Ivermectin is unlikely to be clinically effective for COVID-19.

Commentary by Dr. Craig Rayner and Dr. Karen Yeo

Recently in Antiviral research, Caly et al.(1) reported the in vitro activity of ivermectin against SARS-CoV-2 in SERO cells.  The study, described the pharmacological plausibility for ivermectin having activity against SARS-CoV2.  However, it did not talk about the translation of the concentrations in the in vitro system tested to the clinic.  Based on published pk information at the typical single dose of 150ug/kg  plasma Cmax values would be at least 41-58 fold below the in vitro EC50 of 2.5 umol/L.

Using PBPK modelling,  we showed that even a VERY high dose ivermectin regimen of 600 µg/kg dose daily for 3 days    –     the in vitro IC50 is >21-fold higher than the HIGHEST anticipated lung tissue concentrations.

Unless new “evidence emerges”  that suggests clinically relevant concentrations with an appropriate safety window can be achieved, – which is not the case currently –  clinical investigations should not be advocated for or supported.

Our time and resources are very precious now, and we must apply our resources to those compounds most likely to succeed against COVID-19.  The burden of proof for moving drugs to the clinic MUST include consideration of translational pharmacology principles.  If we don’t – we just move the risk forward to patients.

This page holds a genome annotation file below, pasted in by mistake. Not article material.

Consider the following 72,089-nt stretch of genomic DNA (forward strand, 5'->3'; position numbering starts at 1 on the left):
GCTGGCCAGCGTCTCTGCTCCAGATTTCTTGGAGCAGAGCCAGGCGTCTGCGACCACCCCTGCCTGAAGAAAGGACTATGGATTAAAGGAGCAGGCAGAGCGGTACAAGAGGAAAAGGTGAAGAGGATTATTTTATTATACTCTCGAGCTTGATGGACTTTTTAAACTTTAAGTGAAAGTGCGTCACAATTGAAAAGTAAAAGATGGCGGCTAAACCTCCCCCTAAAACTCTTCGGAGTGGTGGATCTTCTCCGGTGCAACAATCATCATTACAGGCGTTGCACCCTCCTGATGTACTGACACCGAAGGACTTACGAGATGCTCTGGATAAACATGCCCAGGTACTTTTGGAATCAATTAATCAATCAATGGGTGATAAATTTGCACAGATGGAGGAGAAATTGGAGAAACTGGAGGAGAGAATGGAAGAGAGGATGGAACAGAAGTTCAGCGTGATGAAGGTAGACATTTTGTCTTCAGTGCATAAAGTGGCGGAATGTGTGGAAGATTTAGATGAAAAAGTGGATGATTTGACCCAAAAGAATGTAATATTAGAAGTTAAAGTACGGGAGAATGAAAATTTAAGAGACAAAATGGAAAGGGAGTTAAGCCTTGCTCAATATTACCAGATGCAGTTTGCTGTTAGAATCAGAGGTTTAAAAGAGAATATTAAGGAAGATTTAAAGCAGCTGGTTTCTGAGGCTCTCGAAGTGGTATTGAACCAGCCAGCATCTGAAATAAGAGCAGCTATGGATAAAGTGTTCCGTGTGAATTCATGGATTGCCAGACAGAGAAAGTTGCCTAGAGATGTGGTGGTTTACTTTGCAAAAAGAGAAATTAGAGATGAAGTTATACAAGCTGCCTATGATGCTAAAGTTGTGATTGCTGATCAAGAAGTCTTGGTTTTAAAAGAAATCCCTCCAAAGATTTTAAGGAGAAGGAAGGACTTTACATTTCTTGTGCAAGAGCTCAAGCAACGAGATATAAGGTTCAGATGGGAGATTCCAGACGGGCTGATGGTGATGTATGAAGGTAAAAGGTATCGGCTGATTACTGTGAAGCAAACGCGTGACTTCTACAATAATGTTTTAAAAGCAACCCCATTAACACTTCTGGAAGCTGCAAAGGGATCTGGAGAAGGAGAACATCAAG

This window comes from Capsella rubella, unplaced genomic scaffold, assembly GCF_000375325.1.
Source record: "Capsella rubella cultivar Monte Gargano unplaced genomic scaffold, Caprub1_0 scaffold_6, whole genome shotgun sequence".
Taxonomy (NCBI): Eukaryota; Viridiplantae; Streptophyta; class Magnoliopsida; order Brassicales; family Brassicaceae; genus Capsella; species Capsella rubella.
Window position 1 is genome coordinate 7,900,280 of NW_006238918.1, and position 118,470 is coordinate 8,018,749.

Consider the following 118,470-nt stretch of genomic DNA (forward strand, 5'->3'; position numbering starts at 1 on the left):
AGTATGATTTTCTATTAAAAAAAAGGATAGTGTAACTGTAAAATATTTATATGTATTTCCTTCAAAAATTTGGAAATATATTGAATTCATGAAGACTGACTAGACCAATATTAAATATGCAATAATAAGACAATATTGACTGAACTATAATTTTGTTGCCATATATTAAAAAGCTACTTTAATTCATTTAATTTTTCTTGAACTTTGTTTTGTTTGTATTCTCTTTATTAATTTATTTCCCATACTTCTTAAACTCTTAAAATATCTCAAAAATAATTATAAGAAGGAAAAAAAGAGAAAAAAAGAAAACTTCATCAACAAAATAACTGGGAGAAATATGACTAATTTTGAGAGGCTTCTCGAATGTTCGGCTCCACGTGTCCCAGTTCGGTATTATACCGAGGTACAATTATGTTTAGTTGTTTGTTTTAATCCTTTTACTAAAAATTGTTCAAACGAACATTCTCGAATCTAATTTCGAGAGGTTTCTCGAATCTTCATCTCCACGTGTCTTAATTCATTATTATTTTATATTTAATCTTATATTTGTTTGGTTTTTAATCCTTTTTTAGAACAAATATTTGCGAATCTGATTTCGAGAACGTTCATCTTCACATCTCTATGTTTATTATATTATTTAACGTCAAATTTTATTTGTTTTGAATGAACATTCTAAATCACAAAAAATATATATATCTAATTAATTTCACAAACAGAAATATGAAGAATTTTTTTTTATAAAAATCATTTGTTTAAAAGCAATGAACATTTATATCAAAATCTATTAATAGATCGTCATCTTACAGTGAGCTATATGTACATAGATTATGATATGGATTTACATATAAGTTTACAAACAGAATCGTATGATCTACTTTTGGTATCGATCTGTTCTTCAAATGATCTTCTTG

Science is littered with in vitro promise and clinical failure.  That is not new.  Read our letter to the editor HERE.

This is a good example of where a key method in the translational pharmacology tool box of PBPK  can be applied.

1. L. Caly, et al.The FDA-approved drug ivermectin inhibits the replication of SARS-CoV-2 in vitro
Antiviral research (2020), 10.1016/j.antiviral.2020.104787

Leave a Reply

Your email address will not be published. Required fields are marked *